Doctoral defence in Mechanical Engineering - Christophe Guy Lecomte
Ph.D. student: Christophe Guy Lecomte
Dissertation title: Variable Stiffness Prosthetic Foot
Dr. Peter Adamczyk, Associate Professor at the University of Wisconsin, USA
Dr. Edward Lemaire, Professor at the University of Ottawa, Canada and President of the International Society for Prosthetics and Orthotics (ISPO).
Dr. Sigurður Brynjólfsson, Professor at the Faculty of Industrial Engineering, Mechanical Engineering and Computer Science, University of Iceland
Dr. Kristín Briem, Professor at the Faculty of Medicine University of Iceland.
Other members of the doctoral committee:
Dr. Kristleifur Kristjánsson, Executive Vice President of Research and Development, Össur hf.
Chair of Ceremony: Dr. Rúnar Unnþórsson, Professor and Head of the Faculty of Industrial Engineering, Mechanical Engineering and Computer Science, University of Iceland
The research was conducted in collaboration with Össur and the University of Iceland.
Prosthetic devices are intended to replace missing limbs. Although this statement is simple, the design, testing, and validation of these devices are considerably complex. A number of energy-storing-and-returning prosthetic feet are commercially available, and the recently developed bionic prosthesis aims to increase ankle push-off power or ankle joint compliance. The motivation for this thesis was to propose an alternative device design for a variable sagittal stiffness prosthetic foot. The device must retain the benefits of existing energy-storing-and-returning devices with the addition of stiffness modulation possibilities but with limited additional mass. The second objective of this thesis was to propose an advanced machine testing procedure capturing data that is usually collected during user trials in a gait lab. The data collection can reduce the necessity for user testing in the early phases of the design process.
Four different concepts in which stiffness modulation is mechanically tested were explored in this work. Non-Newtonian foam was used in the first prototype device; however, the concept was abandoned due to the intrinsic limitations in the stiffness change of the material relative to impact and speed. A discrete stiffness mechanism was then modeled, allowing a considerable change in the foot response with a quick user action. Finally, a cantilever beam with a movable support was preferred, leading to the design of two different devices. A final prosthetic foot design that enables wireless sagittal ankle stiffness modulation by the user or prosthetist is proposed. The variable stiffness ankle foot prosthesis was evaluated mechanically and on transtibial amputees. The device was subjected to advanced machine testing to contrast the results with those of biomechanical testing. The developed input curves for simulated incline and decline walking on the machine are promising. The machine and biomechanical ankle test results can be correlated.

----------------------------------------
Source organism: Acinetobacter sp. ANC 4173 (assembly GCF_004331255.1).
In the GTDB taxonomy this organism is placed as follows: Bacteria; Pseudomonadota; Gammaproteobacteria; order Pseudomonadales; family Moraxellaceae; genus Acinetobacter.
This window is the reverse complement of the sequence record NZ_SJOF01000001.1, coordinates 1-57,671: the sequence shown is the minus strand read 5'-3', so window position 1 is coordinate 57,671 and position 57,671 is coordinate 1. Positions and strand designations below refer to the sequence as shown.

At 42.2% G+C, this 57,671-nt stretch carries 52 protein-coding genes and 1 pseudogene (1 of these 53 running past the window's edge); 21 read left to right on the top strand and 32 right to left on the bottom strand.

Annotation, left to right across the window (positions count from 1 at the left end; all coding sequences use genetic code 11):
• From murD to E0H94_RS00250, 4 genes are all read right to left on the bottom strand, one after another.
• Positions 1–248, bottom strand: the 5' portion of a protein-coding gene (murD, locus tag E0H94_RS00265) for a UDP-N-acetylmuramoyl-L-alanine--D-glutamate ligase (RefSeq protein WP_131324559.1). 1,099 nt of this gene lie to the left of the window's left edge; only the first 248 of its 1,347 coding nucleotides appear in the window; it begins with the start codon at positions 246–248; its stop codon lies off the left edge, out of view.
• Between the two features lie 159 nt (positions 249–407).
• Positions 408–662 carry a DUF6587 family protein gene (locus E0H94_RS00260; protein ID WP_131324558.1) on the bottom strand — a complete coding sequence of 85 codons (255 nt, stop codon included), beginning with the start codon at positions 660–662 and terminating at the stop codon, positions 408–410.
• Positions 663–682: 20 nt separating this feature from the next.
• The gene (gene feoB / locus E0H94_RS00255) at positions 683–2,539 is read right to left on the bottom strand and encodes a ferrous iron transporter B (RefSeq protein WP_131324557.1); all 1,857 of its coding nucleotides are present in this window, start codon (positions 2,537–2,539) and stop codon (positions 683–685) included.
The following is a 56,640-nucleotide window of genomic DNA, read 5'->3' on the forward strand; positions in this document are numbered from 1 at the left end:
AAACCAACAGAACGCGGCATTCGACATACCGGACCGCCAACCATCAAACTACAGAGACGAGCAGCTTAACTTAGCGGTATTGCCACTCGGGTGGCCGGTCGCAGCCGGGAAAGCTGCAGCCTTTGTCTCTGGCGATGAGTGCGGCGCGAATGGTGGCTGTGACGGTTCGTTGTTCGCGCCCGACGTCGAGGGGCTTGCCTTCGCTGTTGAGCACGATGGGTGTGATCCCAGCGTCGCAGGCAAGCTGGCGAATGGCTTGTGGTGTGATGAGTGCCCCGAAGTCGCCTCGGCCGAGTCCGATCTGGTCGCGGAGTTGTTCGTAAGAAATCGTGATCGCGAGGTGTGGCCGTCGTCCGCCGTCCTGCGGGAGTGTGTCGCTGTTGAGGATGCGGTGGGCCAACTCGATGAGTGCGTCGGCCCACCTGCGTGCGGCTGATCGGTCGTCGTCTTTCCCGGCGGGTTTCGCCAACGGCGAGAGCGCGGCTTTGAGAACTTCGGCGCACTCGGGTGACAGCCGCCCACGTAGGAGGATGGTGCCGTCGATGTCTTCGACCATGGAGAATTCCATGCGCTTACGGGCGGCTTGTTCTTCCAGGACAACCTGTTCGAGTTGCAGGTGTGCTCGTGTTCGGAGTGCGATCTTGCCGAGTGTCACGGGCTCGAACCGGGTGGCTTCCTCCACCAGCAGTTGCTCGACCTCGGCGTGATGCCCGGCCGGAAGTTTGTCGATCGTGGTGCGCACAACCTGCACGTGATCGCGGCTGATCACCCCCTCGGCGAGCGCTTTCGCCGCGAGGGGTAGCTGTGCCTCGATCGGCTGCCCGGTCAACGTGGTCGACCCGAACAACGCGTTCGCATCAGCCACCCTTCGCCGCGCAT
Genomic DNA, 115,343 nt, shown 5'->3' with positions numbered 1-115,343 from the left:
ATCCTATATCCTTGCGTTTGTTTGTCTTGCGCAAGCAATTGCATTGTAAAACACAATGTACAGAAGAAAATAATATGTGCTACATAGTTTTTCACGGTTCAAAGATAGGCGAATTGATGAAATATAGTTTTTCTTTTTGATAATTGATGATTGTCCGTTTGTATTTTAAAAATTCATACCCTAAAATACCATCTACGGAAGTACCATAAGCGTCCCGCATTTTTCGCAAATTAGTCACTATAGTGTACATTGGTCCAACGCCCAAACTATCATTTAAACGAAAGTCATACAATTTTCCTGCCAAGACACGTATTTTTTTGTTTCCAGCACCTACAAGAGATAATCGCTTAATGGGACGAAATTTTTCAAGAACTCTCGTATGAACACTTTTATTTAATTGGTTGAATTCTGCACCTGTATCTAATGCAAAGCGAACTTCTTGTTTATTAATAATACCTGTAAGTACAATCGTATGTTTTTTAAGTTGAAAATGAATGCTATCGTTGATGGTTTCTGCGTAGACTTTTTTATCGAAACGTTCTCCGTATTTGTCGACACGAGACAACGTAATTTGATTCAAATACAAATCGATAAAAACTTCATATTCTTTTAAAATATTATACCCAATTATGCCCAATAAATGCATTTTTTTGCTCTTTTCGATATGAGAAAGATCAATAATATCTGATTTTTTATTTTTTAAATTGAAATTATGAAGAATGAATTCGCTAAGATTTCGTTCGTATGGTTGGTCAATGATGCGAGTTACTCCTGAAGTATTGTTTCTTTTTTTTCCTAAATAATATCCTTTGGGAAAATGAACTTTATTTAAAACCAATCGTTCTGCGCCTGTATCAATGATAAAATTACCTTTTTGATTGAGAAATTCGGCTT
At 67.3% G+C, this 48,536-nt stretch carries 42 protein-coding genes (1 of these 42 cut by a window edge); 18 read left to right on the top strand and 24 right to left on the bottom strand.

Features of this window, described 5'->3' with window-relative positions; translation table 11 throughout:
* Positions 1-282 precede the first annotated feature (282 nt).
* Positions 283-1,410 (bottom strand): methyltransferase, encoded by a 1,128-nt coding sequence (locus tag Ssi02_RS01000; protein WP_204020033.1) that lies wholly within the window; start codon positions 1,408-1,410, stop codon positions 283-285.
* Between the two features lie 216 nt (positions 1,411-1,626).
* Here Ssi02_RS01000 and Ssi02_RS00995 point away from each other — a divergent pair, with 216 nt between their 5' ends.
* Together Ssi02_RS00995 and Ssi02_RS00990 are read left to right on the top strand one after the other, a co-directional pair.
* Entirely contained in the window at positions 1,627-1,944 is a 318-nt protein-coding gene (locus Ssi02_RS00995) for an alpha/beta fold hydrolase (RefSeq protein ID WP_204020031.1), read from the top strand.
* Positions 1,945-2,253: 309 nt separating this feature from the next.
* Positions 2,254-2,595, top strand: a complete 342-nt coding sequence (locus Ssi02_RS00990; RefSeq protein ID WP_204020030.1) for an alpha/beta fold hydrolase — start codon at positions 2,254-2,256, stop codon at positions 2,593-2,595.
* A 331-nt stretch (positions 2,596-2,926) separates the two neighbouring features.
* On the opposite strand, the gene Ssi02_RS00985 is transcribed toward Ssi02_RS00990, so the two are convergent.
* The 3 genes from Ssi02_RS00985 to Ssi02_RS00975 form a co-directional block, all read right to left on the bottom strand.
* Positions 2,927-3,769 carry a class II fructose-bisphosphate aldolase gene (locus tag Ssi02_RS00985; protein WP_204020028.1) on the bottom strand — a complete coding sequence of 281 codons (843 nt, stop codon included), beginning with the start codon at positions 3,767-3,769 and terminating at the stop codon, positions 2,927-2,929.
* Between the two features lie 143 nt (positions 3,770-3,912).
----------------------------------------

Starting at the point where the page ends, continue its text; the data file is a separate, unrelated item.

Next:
This work is anticipated to encourage the development of devices prioritizing core yet clinically relevant functions as well as support biomechanical and mechanical engineers with a test method that can further advance the communication between these two engineering fields.
About the doctoral candidate
Christophe Lecomte is born February 19, 1979 and grew up in France. Christophe earned a master’s degree in mechanical engineering, specializing in CAD and simulation, from the French engineering college, l'Ecole Nationale d'Ingénieurs de Tarbes, in 2002. He has worked for the Icelandic medical device company, Össur, for nearly 20 years where he serves now as Director of Biomechanical Solutions in the research and development department. Christophe started the PhD program at the University of Iceland in 2015. He is married to teacher Heiða Lecomte Gröndal, and they have two children, Emily and Leo.
Christophe Guy Lecomte